"It's an amazing feeling to me," Shields said. "I've worked really hard this whole season, and this whole team has. To have the honor of pitching my first game of the playoffs, let alone the first game of the playoffs, it's just a great feeling."
Toward the end of the season, Maddon liked having Shields start the front end of two doubleheaders against the Yankees and Orioles because of his ability to go deep into a game. In theory, having Shields pitch the first game of the doubleheader would save the bullpen. Maddon said that mentality factored into Tuesday's decision.
"You can look at it that way," Maddon said. "You pretty much know that Shields can go deep into the game. Kaz obviously has not gone deep into the games, but normally you're pretty much in the game by the time he leaves and you have a pretty good chance to win.
"And then, of course, you have the buffer, the next day, the off-day, with the bullpen. Just some common sense applied to it. And we just decided to go this way right now."
Shields went 14-8 with a 3.56 ERA in 33 starts, compiling 215 innings for the second consecutive season. Shields did not sound concerned about the prospect of moving past his career high for innings pitched.
"The good news is I feel real good," Shields said. "I feel a lot better than I did last year at the end of the year. These playoffs are going to rejuvenate me. No worries about my condition."
Refreshingly, Shields did not act like the playoffs were just another game.
"You've got to try [to treat it like it's another game], but I'll be honest with you, it's not like a regular game, it's a playoff atmosphere," Shields said. "I've never been there before. There's a bunch of guys on our team who have and they've told me what it's like, and I'm looking forward to the challenge. This is the kind of game I want to be in."
Kazmir sounded surprised the Rays were going with four starters rather than five, with Edwin Jackson being the odd man out.
"You'd think you'd want all five of us going out there with what we did and how we're throwing right now," Kazmir said.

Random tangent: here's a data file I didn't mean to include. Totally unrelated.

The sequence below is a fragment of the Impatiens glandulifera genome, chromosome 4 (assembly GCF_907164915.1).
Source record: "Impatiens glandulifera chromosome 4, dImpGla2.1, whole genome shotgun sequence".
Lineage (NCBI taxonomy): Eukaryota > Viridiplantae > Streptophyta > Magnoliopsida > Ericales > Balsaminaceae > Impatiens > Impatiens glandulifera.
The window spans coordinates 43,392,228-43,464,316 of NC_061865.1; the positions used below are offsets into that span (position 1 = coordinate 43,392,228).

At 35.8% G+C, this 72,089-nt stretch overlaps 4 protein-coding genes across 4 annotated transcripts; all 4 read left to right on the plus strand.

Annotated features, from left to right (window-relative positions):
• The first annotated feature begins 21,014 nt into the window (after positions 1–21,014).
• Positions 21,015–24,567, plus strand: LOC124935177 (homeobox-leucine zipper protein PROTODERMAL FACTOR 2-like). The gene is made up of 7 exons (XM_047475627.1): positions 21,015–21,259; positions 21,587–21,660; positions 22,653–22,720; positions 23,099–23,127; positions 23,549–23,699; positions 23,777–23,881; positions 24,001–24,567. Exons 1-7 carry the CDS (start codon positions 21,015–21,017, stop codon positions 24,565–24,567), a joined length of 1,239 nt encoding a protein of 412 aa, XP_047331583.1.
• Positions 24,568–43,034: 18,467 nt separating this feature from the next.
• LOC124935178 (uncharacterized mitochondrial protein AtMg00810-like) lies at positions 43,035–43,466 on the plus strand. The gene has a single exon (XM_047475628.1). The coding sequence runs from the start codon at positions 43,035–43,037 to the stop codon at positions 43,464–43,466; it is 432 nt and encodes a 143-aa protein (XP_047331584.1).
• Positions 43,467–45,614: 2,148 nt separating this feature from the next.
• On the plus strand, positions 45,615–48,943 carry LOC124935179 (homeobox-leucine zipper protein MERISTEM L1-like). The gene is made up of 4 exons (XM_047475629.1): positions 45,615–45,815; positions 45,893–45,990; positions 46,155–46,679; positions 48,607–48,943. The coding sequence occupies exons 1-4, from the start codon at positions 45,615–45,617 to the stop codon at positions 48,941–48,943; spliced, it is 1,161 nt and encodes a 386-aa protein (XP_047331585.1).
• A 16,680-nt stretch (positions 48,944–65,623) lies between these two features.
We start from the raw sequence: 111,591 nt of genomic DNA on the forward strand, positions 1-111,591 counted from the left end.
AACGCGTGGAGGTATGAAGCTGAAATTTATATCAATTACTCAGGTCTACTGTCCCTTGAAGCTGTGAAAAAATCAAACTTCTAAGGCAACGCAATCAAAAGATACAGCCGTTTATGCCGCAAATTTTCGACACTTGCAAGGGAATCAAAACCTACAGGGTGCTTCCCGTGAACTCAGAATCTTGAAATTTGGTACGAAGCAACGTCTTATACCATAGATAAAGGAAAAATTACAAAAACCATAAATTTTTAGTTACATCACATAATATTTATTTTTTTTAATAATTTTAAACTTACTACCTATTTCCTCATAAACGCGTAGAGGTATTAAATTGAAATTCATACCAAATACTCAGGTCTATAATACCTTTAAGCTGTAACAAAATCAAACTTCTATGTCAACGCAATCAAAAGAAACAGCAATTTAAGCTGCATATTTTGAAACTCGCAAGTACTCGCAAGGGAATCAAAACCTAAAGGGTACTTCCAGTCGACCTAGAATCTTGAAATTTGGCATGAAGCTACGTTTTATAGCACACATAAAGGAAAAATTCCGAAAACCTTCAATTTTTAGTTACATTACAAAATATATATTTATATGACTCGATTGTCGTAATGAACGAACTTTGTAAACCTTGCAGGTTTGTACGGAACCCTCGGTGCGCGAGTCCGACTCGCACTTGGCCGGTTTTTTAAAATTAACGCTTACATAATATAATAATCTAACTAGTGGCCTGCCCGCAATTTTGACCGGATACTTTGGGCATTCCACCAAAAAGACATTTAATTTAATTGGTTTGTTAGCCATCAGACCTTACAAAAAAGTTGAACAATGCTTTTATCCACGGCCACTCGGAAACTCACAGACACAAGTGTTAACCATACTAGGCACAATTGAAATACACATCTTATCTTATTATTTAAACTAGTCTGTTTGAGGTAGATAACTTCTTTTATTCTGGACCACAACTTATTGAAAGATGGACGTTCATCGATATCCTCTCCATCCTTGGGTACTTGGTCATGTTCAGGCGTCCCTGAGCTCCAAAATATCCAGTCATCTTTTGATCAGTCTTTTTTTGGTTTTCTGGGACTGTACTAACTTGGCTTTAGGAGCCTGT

For his part, Kazmir does not mind pitching in the second slot.
"I'm happy to go out there and get to pitch in October," Kazmir said.
The Rays left-hander expressed disappointment about his season after taking the loss against the Tigers on Thursday in Detroit. He finished the season at 12-8 with a 3.49 ERA.
"[I] felt like I wanted to get out there the next day to redeem myself," Kazmir said.
In his final regular-season outing, Kazmir struggled to find his mechanics, something he has had trouble with most of the season. But he said he's felt good during his side sessions since.
"I threw a couple of times off the mound," Kazmir said. "Every time I felt really comfortable, so I'm very excited, feels like everything is good."
Garza will start Game 3. In his final tuneup for the postseason, he showed the kind of electric life on his pitches that has prompted many in the organization to say he has the best stuff on the staff. Garza went 11-9 with a 3.70 ERA in 2008.
"I feel great," said Garza, whose last start came after missing a turn in the rotation. "I feel real fresh. I was rusty pitch-selection wise [in my last outing], but I'm working out those kinks and I watched a lot of film, and I'm going to watch a lot more film on my next opponent."
Sonnanstine, who went 13-9 with a 4.38 ERA, will start Game 4. Maddon said Sonnanstine's strike-throwing ability proved to be a deciding factor for chosing him over Jackson.
Bill Chastain is a reporter for MLB.com. This story was not subject to the approval of Major League Baseball or its clubs.